MtDNA polymorphisms: evolutionary significance in adaptation and speciation of subterranean mole rats

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Abstract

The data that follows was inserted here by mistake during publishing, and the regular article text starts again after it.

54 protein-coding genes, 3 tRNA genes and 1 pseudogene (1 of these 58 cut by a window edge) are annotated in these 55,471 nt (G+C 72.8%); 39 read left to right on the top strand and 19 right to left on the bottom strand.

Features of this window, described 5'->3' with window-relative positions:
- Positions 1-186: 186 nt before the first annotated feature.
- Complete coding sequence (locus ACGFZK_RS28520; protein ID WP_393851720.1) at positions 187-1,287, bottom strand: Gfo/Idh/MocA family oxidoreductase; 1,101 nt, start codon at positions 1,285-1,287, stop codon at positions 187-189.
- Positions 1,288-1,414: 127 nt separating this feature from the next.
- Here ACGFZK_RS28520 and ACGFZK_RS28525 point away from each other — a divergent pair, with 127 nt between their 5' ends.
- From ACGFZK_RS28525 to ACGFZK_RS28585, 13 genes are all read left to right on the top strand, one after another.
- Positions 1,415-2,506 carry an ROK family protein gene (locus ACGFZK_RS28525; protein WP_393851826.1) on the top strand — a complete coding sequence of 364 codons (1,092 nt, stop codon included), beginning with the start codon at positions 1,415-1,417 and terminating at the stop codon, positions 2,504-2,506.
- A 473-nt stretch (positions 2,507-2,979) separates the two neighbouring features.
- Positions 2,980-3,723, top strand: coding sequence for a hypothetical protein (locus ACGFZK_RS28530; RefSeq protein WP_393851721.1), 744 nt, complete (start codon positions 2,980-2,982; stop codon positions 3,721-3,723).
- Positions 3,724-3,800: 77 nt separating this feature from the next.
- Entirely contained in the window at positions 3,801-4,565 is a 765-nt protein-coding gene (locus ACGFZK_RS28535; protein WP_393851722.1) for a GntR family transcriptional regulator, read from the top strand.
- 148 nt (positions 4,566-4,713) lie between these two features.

Patterns of mtDNA diversity in subterranean mole rats of the Spalax ehrenbergi superspecies (2n = 52, 54, 58 and 60) were previously studied in the main ranges of the four chromosomal species, and specifically in the 2n = 60 species and its peripheral steppe semi-isolates and desert isolates. In the present study we correlated mtDNA diversity indices, nucleon diversity, h, and nucleotide divergence, π, with physical (climatic), biotic (parasites) and biological (genetical, morphological, physiological and behavioural) factors, showing that mtDNA diversity is structured ecogeographically and biologically. The following significant correlations of mtDNA diversity were indicated with: (i) climatic heterogeneity and unpredictability; (ii) levels of ecto- and endoparasites; and (iii) biological diversities, primarily with physiological diversity associated with the energy budget. Small steppe semi-isolates and desert isolates harbour high levels of mtDNA haplotype diversity, some novel, which may be a prerequisite for future speciation events. We conclude that the ecogeographical and biological correlates, as well as the maintenance of mtDNA polymorphisms in small isolated populations, strongly suggest that mtDNA diversity is not neutral. Diversifying natural selection appears to be an important differentiating factor of mtDNA diversity in the twin evolutionary processes of adaptive radiation and active speciation. We suggest critical experiments to substantiate our conclusions and highlight the contribution of mtDNA diversity to fitness, i.e. to the biological function of mtDNA diversity in the evolutionary process.

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